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Lesson Navigation IconThematic Cartography

Unit Navigation IconIntroduction to thematic cartography

Unit Navigation IconDesign of thematic maps

Unit Navigation IconPreliminary decisions and questions for the creation of a thematic map

LO Navigation IconChoice of the topic

LO Navigation IconAnalysis and concept

LO Navigation IconScale, format and location

LO Navigation IconChoice of the map projection

LO Navigation IconFrame maps or island maps?

LO Navigation IconSingle-colour or multi-colour maps

LO Navigation IconLabeling

LO Navigation IconDesign and structure of a map

LO Navigation IconSummary

LO Navigation IconRecommended Reading

Unit Navigation IconTransformation of statistical data into thematic maps

Unit Navigation IconMapping techniques for thematic maps

Unit Navigation IconSelf Assessment

Unit Navigation IconRecommended Reading

Unit Navigation IconGlossary

Unit Navigation IconBibliography

Unit Navigation IconMetadata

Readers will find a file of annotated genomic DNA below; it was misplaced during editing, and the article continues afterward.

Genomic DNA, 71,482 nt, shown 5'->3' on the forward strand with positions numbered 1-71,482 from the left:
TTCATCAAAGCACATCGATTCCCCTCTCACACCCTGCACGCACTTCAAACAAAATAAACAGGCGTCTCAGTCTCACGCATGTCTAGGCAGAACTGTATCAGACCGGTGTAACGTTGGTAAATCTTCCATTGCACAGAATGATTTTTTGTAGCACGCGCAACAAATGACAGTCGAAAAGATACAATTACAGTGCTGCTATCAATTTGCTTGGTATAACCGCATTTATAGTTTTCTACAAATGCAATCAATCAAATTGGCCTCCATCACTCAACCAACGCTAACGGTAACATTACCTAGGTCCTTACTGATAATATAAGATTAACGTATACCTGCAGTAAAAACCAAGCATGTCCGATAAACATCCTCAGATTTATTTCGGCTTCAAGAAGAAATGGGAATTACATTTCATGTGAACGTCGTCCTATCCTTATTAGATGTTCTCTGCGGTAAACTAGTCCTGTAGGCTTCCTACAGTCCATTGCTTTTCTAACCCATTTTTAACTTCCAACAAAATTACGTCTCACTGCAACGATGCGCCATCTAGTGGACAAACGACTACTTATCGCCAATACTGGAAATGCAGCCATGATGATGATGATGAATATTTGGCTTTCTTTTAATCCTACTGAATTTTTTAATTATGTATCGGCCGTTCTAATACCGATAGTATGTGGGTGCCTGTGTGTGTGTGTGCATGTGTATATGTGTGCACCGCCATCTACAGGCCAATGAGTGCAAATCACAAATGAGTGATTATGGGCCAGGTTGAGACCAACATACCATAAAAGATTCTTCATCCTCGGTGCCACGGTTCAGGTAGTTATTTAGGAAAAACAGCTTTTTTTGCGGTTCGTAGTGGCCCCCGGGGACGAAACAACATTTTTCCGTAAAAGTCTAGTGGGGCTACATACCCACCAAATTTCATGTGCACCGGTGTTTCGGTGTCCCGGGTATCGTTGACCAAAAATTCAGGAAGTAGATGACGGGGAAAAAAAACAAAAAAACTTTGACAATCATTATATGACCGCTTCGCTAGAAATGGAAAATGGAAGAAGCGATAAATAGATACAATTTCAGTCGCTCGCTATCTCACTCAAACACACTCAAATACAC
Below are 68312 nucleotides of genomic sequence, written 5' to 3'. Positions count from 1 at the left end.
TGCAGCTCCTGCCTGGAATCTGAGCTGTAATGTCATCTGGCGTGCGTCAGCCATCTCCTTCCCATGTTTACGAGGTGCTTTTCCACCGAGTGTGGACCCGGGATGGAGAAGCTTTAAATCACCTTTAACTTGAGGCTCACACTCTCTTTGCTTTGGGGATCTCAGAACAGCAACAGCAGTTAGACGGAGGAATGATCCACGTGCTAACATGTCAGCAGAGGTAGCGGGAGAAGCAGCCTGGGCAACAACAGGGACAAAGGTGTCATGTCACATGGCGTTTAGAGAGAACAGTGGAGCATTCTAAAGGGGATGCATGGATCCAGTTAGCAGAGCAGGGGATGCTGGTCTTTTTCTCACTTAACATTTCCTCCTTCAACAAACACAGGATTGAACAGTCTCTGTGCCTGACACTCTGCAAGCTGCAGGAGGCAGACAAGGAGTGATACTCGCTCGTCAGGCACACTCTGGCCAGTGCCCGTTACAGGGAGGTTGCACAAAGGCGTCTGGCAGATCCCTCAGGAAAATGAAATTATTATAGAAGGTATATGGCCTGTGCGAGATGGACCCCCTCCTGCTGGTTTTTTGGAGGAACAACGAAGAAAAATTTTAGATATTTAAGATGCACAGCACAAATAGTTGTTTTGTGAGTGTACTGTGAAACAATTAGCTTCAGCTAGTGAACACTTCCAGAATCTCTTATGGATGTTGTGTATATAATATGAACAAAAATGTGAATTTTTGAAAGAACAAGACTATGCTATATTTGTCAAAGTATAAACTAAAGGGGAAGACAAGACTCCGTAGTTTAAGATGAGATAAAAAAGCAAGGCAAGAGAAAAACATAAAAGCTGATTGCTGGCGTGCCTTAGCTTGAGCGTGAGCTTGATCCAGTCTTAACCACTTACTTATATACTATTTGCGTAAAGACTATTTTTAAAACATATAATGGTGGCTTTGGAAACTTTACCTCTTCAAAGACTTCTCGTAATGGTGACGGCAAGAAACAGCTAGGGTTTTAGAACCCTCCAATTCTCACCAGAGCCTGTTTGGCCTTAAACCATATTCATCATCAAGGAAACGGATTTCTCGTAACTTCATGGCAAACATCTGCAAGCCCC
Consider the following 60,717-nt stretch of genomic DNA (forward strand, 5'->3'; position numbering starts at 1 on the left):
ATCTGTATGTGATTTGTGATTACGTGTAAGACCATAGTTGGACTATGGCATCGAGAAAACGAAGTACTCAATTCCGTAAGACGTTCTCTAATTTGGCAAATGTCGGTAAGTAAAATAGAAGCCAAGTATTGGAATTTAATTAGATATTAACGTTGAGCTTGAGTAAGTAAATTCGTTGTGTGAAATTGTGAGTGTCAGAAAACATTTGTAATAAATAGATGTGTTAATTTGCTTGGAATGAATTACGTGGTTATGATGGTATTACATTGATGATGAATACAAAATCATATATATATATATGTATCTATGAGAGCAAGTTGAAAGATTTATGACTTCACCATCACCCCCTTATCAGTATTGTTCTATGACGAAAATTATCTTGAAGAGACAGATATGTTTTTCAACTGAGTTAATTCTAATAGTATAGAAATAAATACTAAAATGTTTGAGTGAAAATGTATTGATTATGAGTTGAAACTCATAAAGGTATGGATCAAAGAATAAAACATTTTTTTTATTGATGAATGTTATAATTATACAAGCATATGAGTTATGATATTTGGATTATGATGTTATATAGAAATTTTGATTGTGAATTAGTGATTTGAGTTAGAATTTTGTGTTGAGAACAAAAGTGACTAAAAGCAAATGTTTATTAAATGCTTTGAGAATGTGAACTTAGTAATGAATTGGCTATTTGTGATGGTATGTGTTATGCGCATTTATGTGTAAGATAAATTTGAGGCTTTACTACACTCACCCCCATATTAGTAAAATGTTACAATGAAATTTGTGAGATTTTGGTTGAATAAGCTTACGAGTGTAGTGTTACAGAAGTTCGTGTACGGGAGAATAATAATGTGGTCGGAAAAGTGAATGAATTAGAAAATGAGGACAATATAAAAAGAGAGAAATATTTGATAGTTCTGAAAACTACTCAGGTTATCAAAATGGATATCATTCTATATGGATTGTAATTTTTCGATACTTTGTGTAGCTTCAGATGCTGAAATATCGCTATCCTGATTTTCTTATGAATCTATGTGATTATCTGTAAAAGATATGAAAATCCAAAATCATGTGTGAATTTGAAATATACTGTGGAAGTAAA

GITTA/CartouCHe news:

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Single-colour or multi-colour maps

Before one can begin with the creation of a map, it has to be decided if a single-colour map or a multi-colour map is more suitable.

Single-colour maps have the advantage that they cost much less money to produce, because the printing-process is less laborious. The map design, however, makes great demands on the cartographer if the map should show the information density as a comparable colourful map. The design possibilities for different grey scales is somewhat limited. Single-colour maps are usually used for simple, small map displays in journals and books (Imhof 1972).

The production process for multi-colour maps is much more expensive. However, they allow for a wider range of design possibilities.

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